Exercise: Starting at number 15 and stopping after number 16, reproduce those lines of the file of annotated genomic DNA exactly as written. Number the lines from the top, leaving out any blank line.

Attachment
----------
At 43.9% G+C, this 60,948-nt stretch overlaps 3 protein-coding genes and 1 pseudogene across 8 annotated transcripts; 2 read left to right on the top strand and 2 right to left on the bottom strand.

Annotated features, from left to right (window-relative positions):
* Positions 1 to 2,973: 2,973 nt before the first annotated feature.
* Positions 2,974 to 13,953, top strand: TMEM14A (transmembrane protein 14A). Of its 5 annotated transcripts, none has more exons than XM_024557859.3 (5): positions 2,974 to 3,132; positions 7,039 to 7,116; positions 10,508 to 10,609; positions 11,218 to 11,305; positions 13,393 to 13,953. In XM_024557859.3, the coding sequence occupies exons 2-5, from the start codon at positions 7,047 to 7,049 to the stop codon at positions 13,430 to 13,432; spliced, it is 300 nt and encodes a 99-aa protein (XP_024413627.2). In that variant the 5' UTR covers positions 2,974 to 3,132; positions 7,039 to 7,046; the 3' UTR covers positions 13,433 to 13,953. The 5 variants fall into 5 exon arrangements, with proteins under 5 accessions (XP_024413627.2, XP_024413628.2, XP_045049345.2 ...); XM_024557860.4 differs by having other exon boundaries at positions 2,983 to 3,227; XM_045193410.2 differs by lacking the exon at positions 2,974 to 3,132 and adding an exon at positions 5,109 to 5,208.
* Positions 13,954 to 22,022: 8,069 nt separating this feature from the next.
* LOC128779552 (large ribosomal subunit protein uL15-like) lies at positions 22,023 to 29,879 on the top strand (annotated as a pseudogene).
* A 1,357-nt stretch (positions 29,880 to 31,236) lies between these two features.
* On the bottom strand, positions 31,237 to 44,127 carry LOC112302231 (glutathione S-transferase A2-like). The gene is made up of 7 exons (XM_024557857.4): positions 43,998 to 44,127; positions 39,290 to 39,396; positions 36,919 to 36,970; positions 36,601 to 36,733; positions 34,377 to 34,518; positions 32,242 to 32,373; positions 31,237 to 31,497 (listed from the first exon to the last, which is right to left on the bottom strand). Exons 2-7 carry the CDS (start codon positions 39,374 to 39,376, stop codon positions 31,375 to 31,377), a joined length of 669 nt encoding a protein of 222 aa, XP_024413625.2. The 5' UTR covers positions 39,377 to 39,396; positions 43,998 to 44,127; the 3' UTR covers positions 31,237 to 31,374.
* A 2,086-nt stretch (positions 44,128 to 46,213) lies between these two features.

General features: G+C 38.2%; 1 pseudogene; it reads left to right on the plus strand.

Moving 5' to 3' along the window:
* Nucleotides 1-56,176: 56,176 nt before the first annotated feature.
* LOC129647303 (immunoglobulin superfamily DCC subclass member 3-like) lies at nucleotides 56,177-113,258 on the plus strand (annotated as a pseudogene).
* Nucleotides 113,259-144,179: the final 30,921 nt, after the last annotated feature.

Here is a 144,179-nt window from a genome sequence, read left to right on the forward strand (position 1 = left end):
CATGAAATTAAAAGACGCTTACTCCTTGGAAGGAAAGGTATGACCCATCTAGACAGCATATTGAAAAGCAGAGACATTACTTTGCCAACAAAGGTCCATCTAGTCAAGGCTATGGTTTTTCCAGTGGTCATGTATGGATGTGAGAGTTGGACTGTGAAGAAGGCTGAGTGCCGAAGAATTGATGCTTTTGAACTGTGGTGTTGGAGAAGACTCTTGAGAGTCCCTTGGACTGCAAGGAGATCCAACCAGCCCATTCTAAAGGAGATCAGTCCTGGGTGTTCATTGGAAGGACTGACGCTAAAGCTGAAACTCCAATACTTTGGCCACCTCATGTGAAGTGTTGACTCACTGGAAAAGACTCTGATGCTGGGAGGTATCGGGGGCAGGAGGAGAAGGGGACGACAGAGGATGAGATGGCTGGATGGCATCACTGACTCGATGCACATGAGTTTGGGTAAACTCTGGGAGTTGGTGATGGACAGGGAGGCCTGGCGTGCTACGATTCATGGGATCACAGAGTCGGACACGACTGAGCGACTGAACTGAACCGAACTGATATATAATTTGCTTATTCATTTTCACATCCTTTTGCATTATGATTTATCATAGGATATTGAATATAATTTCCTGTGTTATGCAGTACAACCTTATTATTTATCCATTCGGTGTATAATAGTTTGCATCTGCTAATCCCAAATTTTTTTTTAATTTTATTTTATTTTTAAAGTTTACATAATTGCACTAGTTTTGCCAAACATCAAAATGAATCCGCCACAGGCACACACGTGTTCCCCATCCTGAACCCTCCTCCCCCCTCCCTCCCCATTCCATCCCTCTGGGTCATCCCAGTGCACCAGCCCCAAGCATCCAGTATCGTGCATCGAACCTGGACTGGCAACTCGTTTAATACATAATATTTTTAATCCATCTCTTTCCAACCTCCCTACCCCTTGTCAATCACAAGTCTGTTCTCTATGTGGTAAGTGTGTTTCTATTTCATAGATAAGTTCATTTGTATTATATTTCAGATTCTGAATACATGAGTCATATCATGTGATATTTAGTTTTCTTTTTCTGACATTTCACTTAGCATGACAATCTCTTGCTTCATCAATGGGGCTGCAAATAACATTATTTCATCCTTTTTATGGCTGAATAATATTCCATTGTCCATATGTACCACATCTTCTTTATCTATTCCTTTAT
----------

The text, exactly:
Here is a 144,179-nt window from a genome sequence, read left to right on the forward strand (position 1 = left end):
CATGAAATTAAAAGACGCTTACTCCTTGGAAGGAAAGGTATGACCCATCTAGACAGCATATTGAAAAGCAGAGACATTACTTTGCCAACAAAGGTCCATCTAGTCAAGGCTATGGTTTTTCCAGTGGTCATGTATGGATGTGAGAGTTGGACTGTGAAGAAGGCTGAGTGCCGAAGAATTGATGCTTTTGAACTGTGGTGTTGGAGAAGACTCTTGAGAGTCCCTTGGACTGCAAGGAGATCCAACCAGCCCATTCTAAAGGAGATCAGTCCTGGGTGTTCATTGGAAGGACTGACGCTAAAGCTGAAACTCCAATACTTTGGCCACCTCATGTGAAGTGTTGACTCACTGGAAAAGACTCTGATGCTGGGAGGTATCGGGGGCAGGAGGAGAAGGGGACGACAGAGGATGAGATGGCTGGATGGCATCACTGACTCGATGCACATGAGTTTGGGTAAACTCTGGGAGTTGGTGATGGACAGGGAGGCCTGGCGTGCTACGATTCATGGGATCACAGAGTCGGACACGACTGAGCGACTGAACTGAACCGAACTGATATATAATTTGCTTATTCATTTTCACATCCTTTTGCATTATGATTTATCATAGGATATTGAATATAATTTCCTGTGTTATGCAGTACAACCTTATTATTTATCCATTCGGTGTATAATAGTTTGCATCTGCTAATCCCAAATTTTTTTTTAATTTTATTTTATTTTTAAAGTTTACATAATTGCACTAGTTTTGCCAAACATCAAAATGAATCCGCCACAGGCACACACGTGTTCCCCATCCTGAACCCTCCTCCCCCCTCCCTCCCCATTCCATCCCTCTGGGTCATCCCAGTGCACCAGCCCCAAGCATCCAGTATCGTGCATCGAACCTGGACTGGCAACTCGTTTAATACATAATATTTTTAATCCATCTCTTTCCAACCTCCCTACCCCTTGTCAATCACAAGTCTGTTCTCTATGTGGTAAGTGTGTTTCTATTTCATAGATAAGTTCATTTGTATTATATTTCAGATTCTGAATACATGAGTCATATCATGTGATATTTAGTTTTCTTTTTCTGACATTTCACTTAGCATGACAATCTCTTGCTTCATCAATGGGGCTGCAAATAACATTATTTCATCCTTTTTATGGCTGAATAATATTCCATTGTCCATATGTACCACATCTTCTTTATCTATTCCTTTAT